3 types of vegetable gardens you can start at home: a comparison

3 types of home vegetable gardens

Home vegetable gardens are usually one of 3 types: 

  1. In-ground vegetable gardens
  2. Raised bed vegetable gardens
  3. Container vegetable gardens 

Although there are other types of vegetable gardens, such as vertical and hydroponic gardens, these types of vegetable gardens require a high level of technical knowledge and expertise to start and run, and are not dealt with in this article.  

In this article, we will be going through the advantages and disadvantages of each of these 3 types of home vegetable gardens and how to determine which ones are the most suitable for you.

The type of vegetable garden that would be best for you depends on a mix of the space available for you to garden, the types of plants that you want to grow, and how much money you can invest into starting a garden. 

In-ground vegetable gardens

In ground vegetable garden

To start an in-ground vegetable garden, all that you have to do is to remove weeds and stones, work in some compost and other organic amendments, and then add in your seeds or transplants. 

Apart from some compost, which you can make or buy, very basic gardening tools, such as a shovel, and good quality seeds or transplants, there are no other purchases that you’ll need to make. This makes an in-ground garden the cheapest option. 

Despite this, you’ll have to have suitable garden space to start an in-ground vegetable garden. The actual area of the garden won’t matter that much. A Garden space that’s just about 12” wide is more than enough to plant a single row of vegetables. What’s more important is that the soil is of good quality, well-draining and that the space gets enough sunlight. 

The proposed garden space should have soil that’s about 30” deep. You’ll be able to manage with less deep soil that’s at least 8” deep but you’ll only be able to plant smaller shallow rooted plants, such as onions, herbs, and leafy vegetables.

The soil must be of a good quality that needs very little amending. Most vegetables prefer well-draining loam soils, as they hold the right amount of water, nutrients, and oxygen.  If your garden is full of well-draining loam soils, then you can easily start growing vegetables directly in it.  If you have sandy or clay soil, you’ll only be able to grow certain types of vegetables that can tolerate these soils but they aren’t likely to grow that well either. 

The garden space should also have only a slight slope so that water drains from your garden without being stagnant. Too much of a slope would result in the constant loss of topsoil and nutrients and soil organisms with it.

This garden area should ideally get at least 4-6 hours of sun each day. You may be able to manage with just 2-3 hours of sunlight a day but you’ll be limited to growing just a few types of leafy vegetables that prefer shade.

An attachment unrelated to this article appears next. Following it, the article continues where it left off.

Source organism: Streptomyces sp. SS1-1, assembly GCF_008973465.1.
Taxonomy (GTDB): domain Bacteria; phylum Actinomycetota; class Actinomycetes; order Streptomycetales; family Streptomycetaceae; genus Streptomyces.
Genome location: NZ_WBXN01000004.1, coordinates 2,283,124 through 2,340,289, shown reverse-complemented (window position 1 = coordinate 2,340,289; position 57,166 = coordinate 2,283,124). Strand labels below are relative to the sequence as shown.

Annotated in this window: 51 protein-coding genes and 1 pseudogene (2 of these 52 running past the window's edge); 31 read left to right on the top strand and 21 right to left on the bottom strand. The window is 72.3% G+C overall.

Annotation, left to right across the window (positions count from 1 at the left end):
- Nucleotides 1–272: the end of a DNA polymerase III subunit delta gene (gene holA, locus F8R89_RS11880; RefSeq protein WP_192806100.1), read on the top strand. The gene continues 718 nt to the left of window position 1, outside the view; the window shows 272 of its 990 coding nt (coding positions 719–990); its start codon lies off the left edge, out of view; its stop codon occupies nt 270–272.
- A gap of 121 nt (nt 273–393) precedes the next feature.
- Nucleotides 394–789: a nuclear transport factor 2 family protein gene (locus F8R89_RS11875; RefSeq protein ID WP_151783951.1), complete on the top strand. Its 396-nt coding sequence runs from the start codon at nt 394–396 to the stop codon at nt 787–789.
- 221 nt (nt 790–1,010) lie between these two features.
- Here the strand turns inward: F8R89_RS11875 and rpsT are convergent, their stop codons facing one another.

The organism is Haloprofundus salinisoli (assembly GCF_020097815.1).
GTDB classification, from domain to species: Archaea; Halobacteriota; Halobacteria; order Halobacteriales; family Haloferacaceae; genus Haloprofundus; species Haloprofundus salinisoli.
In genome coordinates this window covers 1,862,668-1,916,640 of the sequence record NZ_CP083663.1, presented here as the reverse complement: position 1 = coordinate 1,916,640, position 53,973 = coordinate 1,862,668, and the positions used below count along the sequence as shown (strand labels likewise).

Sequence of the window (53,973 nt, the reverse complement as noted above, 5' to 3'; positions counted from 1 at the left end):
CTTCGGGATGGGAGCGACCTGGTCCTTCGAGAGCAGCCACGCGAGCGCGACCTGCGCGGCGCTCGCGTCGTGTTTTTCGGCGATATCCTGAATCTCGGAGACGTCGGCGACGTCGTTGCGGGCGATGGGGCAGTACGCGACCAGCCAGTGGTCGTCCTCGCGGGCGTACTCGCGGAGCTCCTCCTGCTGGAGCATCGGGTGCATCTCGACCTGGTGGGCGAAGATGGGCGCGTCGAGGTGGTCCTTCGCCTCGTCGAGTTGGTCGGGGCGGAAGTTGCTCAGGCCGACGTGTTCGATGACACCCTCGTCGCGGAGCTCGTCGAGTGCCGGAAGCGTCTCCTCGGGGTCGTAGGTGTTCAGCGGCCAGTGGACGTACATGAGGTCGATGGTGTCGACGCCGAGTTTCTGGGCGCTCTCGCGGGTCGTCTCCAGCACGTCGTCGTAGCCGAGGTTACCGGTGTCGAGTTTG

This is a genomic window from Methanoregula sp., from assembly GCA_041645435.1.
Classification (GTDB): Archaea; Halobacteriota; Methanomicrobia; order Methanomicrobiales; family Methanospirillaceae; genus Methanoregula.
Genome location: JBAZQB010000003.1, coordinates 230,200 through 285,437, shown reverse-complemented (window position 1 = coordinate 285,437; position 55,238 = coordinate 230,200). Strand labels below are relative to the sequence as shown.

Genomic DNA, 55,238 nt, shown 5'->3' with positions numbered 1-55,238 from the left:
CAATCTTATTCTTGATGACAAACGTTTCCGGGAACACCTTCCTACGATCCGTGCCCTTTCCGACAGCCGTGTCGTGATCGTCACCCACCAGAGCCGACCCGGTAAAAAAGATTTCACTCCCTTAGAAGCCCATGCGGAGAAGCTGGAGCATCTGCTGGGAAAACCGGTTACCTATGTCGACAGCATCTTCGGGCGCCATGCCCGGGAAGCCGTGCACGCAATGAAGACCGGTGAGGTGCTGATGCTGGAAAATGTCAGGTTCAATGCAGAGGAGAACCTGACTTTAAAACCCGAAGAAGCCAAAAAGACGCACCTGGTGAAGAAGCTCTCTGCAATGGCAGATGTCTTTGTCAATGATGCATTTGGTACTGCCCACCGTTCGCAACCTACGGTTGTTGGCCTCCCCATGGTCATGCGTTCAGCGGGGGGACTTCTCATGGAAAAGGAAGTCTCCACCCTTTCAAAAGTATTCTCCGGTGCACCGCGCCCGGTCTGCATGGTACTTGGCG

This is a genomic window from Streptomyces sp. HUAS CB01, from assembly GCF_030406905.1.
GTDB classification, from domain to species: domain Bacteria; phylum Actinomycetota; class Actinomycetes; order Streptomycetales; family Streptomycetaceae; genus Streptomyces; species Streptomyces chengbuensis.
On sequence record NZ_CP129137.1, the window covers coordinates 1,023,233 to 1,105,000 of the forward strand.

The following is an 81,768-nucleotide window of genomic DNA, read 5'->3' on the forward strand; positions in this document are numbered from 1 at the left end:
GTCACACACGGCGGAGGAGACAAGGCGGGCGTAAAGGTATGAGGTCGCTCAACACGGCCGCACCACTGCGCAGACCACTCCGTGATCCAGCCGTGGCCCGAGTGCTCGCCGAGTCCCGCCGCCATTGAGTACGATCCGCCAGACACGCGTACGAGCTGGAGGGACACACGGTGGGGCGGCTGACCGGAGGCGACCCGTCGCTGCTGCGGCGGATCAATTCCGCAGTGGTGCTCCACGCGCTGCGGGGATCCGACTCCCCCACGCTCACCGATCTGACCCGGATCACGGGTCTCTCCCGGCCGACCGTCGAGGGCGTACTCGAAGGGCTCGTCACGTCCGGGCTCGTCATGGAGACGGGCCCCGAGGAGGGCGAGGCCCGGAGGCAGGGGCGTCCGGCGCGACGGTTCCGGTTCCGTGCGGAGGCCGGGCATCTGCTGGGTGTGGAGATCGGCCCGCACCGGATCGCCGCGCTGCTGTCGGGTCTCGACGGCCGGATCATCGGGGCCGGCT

In addition, it would be best if this garden area was easily accessible and there was a water source nearby.

Overall, in-ground vegetable gardens are the easiest and cheapest to start but you’ll have to have suitable garden space to be able to grow different types of vegetables well. If you don’t have suitable garden space, you can consider growing vegetables in raised beds or containers, although these types of vegetable gardens have other disadvantages. 

Raised bed vegetable gardens

Raised bed vegetable garden

The raised bed vegetable garden is the most traditional type of vegetable garden and the type that is immediately pictured by most people. Despite its aesthetic appeal and the benefits it provides over an in-ground vegetable garden, it can be pretty expensive to start and may not suit every space or gardener. 

Raised bed vegetable gardens allow you to create a semi-controlled growing area for your vegetable plants. Most vegetables need loamy soil that drains well to grow properly and if you don’t have suitable garden soil, raised beds may be a good alternative for you. There are many types of vegetables and herbs that you can grow directly in sandy soil once you have worked in enough organic matter, but clay soil can be much trickier as drainage is poor. 

Another reason that you may want to use raised beds is if your garden soil is saline or known or suspected to be contaminated. In this case, you may want to install raised beds that are not connected to the soil and are supported by stilts. You’ll only be able to have raised beds of a certain size or they may get too heavy, and they will usually cost more than similarly sized raised beds that are connected to the ground. 

Drainage is usually not a problem at all with raised beds as you can fill your raised beds with soil and mixes that drain as much as needed and create a leveled surface. This makes raised beds ideal for gardens that have poor drainage or steep slopes.